Not every painting lives to see the light of day or gets signed and sold. Not by a long shot. In fact, for every painting that gets finished, and particularly for those that meet the ‘art print’ standard, there are many that don't survive my scrutiny. I’m quite ruthless about my work. If it’s not something I would hang in my own home, then it’s not something I’m going to sign my name to. I’m only as good as my last painting and that painting needs to be good! Susannah kind of good!
And yet this seems to be something people have a hard time understanding. Whenever I post a photo of the “garbage” pile or mention destroying paintings, my Instagram goes crazy. Opinions up the wazoo. I’m inundated with comments and messages like “How could you? It’s so pretty! Paint over and start again! Give it to me! Donate it to charity! Don’t you dare throw it out!” I’m questioned about it so much that I thought I’d write a more fulsome response than the snippy “because it’s mine and I can” answer.
It’s not an exact science but then, art isn’t meant to be. A painting can look fine but if it doesn’t *feel* right to me it very well may not survive. Conversely, a painting might not look perfect, but if it *feels* right to me I’ll happily sign it and find it a home. How a painting feels to me matters just as much (or more) than how it looks in the end.
I don’t want work of mine that I don’t like out there in the world, even as a charitable donation or a “freebie” for a fan. I care far too much about my reputation. And as someone both incredibly frugal and environmentally conscious, adding bad art to landfill is truly a last resort.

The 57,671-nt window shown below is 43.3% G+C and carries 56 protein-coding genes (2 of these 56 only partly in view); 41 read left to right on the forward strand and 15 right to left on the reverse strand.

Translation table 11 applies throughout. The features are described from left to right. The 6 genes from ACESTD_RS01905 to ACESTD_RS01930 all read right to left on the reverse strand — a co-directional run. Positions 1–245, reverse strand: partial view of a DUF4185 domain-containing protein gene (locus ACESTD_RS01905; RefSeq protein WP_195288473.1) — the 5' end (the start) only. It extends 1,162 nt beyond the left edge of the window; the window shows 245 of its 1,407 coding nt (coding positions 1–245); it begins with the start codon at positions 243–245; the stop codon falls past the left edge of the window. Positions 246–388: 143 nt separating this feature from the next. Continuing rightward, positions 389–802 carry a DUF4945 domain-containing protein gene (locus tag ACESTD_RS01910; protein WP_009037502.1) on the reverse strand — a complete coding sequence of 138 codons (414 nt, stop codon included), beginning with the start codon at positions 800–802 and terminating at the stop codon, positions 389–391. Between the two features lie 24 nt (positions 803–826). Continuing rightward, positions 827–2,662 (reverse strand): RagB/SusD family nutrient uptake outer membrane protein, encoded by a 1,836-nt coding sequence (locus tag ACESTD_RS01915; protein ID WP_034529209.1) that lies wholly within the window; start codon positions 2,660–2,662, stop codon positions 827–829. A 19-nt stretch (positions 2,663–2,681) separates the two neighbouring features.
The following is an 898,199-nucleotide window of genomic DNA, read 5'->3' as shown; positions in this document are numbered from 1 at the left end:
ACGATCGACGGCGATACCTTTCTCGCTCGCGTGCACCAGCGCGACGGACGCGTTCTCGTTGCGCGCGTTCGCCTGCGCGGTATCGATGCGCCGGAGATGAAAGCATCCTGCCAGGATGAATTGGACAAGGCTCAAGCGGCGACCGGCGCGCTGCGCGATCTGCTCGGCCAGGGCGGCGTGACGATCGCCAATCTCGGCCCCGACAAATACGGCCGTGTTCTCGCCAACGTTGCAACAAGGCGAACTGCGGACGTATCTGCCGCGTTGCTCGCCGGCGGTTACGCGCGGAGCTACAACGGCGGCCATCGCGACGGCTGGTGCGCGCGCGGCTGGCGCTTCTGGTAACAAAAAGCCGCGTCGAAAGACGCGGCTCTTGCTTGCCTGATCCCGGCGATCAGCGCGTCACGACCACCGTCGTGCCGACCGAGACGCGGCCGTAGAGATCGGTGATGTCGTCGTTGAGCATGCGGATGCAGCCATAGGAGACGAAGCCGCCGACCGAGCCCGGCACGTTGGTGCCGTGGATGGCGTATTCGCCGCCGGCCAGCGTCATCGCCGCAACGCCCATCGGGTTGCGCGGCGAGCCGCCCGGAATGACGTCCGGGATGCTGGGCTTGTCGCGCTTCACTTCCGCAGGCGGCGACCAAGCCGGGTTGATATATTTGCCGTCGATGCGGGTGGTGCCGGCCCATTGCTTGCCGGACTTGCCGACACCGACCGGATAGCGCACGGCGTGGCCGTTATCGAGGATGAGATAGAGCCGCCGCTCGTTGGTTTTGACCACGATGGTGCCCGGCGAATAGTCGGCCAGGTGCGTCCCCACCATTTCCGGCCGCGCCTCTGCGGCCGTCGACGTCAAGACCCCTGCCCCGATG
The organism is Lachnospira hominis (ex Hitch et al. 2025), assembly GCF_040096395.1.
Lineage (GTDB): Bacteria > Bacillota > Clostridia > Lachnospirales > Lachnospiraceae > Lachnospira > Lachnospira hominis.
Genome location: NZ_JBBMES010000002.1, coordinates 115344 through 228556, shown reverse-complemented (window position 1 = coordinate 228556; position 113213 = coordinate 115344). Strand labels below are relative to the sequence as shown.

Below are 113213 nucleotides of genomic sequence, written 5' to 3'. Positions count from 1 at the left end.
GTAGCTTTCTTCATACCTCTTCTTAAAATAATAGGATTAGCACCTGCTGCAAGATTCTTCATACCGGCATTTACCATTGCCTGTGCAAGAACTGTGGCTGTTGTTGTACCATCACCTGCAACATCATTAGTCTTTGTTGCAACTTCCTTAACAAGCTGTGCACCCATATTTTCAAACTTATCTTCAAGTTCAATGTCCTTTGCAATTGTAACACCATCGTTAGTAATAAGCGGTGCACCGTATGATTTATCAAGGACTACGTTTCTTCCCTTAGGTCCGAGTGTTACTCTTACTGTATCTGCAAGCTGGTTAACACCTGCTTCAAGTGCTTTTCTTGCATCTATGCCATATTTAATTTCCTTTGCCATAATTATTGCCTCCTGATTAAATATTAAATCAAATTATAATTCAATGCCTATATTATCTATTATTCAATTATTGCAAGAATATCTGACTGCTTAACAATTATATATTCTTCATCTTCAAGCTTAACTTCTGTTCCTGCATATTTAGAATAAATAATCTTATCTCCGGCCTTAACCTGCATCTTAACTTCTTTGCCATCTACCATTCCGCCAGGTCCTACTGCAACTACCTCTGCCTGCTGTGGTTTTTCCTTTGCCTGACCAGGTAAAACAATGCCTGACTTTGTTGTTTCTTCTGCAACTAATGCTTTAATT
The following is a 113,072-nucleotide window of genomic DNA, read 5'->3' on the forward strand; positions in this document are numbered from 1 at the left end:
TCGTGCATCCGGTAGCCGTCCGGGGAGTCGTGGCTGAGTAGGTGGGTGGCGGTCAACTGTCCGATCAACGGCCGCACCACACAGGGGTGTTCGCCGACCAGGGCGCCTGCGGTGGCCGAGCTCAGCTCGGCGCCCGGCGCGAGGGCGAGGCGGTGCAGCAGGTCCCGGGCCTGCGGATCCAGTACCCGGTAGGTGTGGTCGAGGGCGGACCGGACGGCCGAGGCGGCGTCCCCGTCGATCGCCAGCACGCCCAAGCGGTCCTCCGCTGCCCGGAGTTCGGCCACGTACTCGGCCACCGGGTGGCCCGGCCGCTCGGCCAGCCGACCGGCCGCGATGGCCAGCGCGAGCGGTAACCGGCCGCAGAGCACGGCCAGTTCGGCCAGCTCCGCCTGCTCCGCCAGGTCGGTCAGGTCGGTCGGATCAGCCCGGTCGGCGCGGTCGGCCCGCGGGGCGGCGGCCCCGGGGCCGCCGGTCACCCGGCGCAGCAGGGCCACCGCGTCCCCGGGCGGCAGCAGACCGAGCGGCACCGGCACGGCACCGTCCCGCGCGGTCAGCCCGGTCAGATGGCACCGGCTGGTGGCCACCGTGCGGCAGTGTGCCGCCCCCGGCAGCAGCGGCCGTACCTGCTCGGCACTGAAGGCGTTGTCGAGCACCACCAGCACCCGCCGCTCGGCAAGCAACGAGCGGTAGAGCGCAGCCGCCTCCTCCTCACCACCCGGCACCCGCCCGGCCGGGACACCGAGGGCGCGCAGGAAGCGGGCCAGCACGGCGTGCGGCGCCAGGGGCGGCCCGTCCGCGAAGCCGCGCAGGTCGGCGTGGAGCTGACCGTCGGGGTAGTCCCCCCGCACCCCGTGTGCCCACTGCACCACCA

Before it gets to that stage, I indeed try re-working a painting, adding layers and layers of paint. Or gesso over entirely and try starting again on a “used” surface. But there comes a point when there’s simply too much material on the canvas to keep going. Dried brushstrokes, unwanted texture and grooves build up, eventually ruining the surface.
Knowing which paintings are worth sticking with and which to say goodbye to is as much an intellectual decision (how it “looks” – colours, composition etc) as an intuitive “knowing” if it has that somethin’ somethin’ I'm aiming for with my work. But honestly, after a while, the bad energy of a not-great painting builds up and it just needs to go.
If I’m particularly frustrated with a painting, I’ve been known to take a knife and slice right through the middle of it (which can feel incredibly liberating!) but usually I just un-staple the canvas and stretch/gesso a new one. There’s nothing so lovely as a pristine new canvas, full of possibility. Old with the old and ugly to make way for the new and beautiful and something I’m proud to sign my name to.